Lipscomb, along with Madden and the club’s Construction Committee, will have a great deal of input into the new design. The property is currently considering three plans for the upcoming renovation. Possible upgrades include enlarging the short-game area to offer more shot selections, adding heated indoor bays, and putting in a one-acre putting green where members can have contests. “Any changes we make will affect the maintenance side as well,” Madden notes.
A Hit in Many Ways
Features: Nine target greens; six separate bentgrass teeing areas; a 75-yard short-game area; five bunkers; 30,000-sq. ft. practice green; uneven lie areas for low handicappers and scratch golfers; indoor learning center; hitting room; and a 9-hole, par-3 junior golf course.
Even in its current form, River Bend’s practice area gets a lot of use from the membership. “People will come out and bang balls for two hours, instead of playing nine holes,” Lipscomb reveals.
It is also used for demo days where equipment representatives show their new lines, as well as for corporate outings. For example, for Booz Allen Hamilton, a management and technology consulting firm headquartered in McLean, Va., the River Bend staff holds golf clinics for ladies once a year on the practice area.
“[For companies that] understand the importance of golf in business, we have the flexibility to do a lot of programs we couldn’t do before,” Madden notes. “And the practice area became a great selling point because as you drive into the club, you see a beautiful piece of property.”
The total cost of the practice area expansion was about $750,000, which included the construction of a learning center, Madden says. “We’ve been able to do more fun things there, and it has helped us get new members,” he reports. “It’s paid for itself many times over.”
Maintaining the River Bend practice area to the same pristine standards as the golf course has been a challenge since the expansion, Lipscomb admits, but the maintenance crew still mows, waters, seeds divots, rakes bunkers, and controls weeds on the practice turf.
The club uses the same bunker sand and liners in its practice area as on the golf course. “They have the same consistency, but not the same design and shape,” reports Lipscomb. “But as part of the redesign, we will get the depth and faces of the practice area bunkers to be the same as the ones on the course.”
Lipscomb also coordinates his staff’s maintenance activities on the practice area with the golf pro. “Tom gives me his schedule of mowing and spray applications,” Madden reveals. “Most of the maintenance is done early in the morning, or on Monday when the course is closed. The maintenance is done on a daily basis, so playability is the same as the golf course.”
The popularity of the practice area at Old Ranch CC also sometimes presents challenges to its maintenance staff. “It makes it more difficult to maintain the landing areas and target greens, because there’s always somebody hitting golf balls,” says Swinhart. “We have to get out there before first light. We usually see the problem the day before, and take care of it first thing in the morning.”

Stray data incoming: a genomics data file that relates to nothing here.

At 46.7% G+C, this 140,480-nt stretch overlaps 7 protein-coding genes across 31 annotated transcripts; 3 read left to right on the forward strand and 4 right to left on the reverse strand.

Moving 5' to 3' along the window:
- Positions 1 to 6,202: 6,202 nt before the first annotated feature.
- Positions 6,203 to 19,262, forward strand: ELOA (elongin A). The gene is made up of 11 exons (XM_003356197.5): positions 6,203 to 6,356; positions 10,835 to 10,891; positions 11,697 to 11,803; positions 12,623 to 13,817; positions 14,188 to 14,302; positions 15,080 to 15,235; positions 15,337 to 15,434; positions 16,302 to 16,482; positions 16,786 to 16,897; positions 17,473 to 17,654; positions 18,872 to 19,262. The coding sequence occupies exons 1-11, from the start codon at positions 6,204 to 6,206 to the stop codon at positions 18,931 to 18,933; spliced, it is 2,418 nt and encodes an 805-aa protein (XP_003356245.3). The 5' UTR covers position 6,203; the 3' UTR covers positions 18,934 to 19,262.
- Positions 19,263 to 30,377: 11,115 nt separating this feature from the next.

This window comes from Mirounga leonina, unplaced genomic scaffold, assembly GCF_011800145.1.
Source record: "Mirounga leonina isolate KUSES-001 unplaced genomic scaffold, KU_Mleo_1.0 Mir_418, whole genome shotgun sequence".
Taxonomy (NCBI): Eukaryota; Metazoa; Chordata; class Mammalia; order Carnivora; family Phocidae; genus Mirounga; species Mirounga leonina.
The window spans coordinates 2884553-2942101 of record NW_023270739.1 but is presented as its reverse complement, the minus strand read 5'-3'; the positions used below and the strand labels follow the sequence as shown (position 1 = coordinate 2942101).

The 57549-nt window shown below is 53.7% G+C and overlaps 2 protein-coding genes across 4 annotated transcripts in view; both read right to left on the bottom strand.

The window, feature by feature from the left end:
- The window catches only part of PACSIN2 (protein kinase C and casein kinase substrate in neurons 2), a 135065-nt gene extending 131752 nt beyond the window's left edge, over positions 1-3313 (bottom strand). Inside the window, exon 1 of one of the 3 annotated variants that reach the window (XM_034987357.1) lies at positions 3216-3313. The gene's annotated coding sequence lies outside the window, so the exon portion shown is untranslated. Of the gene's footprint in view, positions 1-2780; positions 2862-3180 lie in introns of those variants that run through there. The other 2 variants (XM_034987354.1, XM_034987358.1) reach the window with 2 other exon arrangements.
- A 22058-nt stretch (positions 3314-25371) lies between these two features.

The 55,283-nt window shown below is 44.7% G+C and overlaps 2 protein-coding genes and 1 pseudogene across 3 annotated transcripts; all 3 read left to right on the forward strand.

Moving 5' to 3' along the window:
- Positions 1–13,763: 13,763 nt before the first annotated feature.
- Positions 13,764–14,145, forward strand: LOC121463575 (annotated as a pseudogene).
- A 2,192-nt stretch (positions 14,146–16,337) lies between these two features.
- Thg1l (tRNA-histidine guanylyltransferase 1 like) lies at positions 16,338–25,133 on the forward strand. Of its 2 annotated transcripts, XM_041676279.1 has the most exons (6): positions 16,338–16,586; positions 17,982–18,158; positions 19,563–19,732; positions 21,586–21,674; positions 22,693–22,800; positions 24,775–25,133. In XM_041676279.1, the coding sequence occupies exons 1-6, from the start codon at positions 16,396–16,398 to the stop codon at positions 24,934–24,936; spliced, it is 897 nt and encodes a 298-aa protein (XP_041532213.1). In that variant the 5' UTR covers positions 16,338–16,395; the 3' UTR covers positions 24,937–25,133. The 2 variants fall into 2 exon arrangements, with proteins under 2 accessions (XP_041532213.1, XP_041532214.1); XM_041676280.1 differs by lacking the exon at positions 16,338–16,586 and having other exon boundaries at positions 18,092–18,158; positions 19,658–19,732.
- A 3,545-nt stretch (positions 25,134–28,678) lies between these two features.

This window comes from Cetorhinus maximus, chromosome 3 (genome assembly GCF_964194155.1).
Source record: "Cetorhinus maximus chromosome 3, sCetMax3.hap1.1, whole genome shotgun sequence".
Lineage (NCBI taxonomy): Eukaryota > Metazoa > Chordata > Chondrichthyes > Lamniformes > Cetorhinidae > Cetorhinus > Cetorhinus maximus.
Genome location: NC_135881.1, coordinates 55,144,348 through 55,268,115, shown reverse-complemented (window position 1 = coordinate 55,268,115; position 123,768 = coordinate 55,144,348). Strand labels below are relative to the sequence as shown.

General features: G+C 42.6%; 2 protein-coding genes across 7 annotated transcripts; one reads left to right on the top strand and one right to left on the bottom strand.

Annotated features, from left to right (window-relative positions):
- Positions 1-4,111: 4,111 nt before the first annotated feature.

Gophers and wet spots create the most problems in the landing areas, he adds, and the entire practice facility has the same maintenance schedule as the golf course. “We aerify, verticut, and mow the area to duplicate golf course conditions as much as possible,” he reports. “The greens are mowed and treated the same as the golf course.”
The maintenance crew overseeds the private end of the practice area with perennial ryegrass. From the type of sand to raking techniques, the bunkers on Old Ranch’s private practice area also duplicate the bunkers on the golf course. “We maintain the putting surfaces exactly the same way as the golf course,” Swinhart says. “The green speeds and conditions are the same. It’s important to maintain it the same way as the golf course.”
At Crystal Springs, the maintenance crew mows the target greens three times a week, and cuts the other parts of the practice area once a week. “I don’t have the time or the bodies to do it more often,” Powers says. “We want the conditions to be similar to what the golfers find on the golf course, and we try to get some bounce around the greens.”
Crystal Springs Golf Course
Practice facilities not only provide a place for golfers to warm up before their rounds. Golf course maintenance crews also use the turf to test grasses, products, and equipment.
“I can see how weed control products work, or apply fertilizers to test plots,” explains Swinhart. “In an emergency, I can use [the practice area] for a sod farm. If I need a tee rebuilt, I have sod that I can use right away. I can also use turf from the practice area to repair damage from vandals, gophers, chemical spills, or something unexpected.”
In the past, Crystal Springs served as a testing ground for the National Turfgrass Evaluation Program. For eight to 10 years, a large practice green at the property provided about 20 study plots, to test different varieties of bentgrass.
Lipscomb uses the River Bend practice area to try out new equipment and chemicals that he has never used before. “If I’m going to kill something by mistake, I’d rather do it on the practice area than the golf course,” he explains.
The practice area was also an invaluable resource for turf testing prior to River Bend’s recent golf course reconstruction. In addition, Lipscomb says the club built a nursery area to test “almost every bentgrass known to man” at greens, fairway, and rough heights, before developing its own blend to use on the renovated course.
“Every place should have a nice practice facility,” he says. “But it depends on the land you have.”report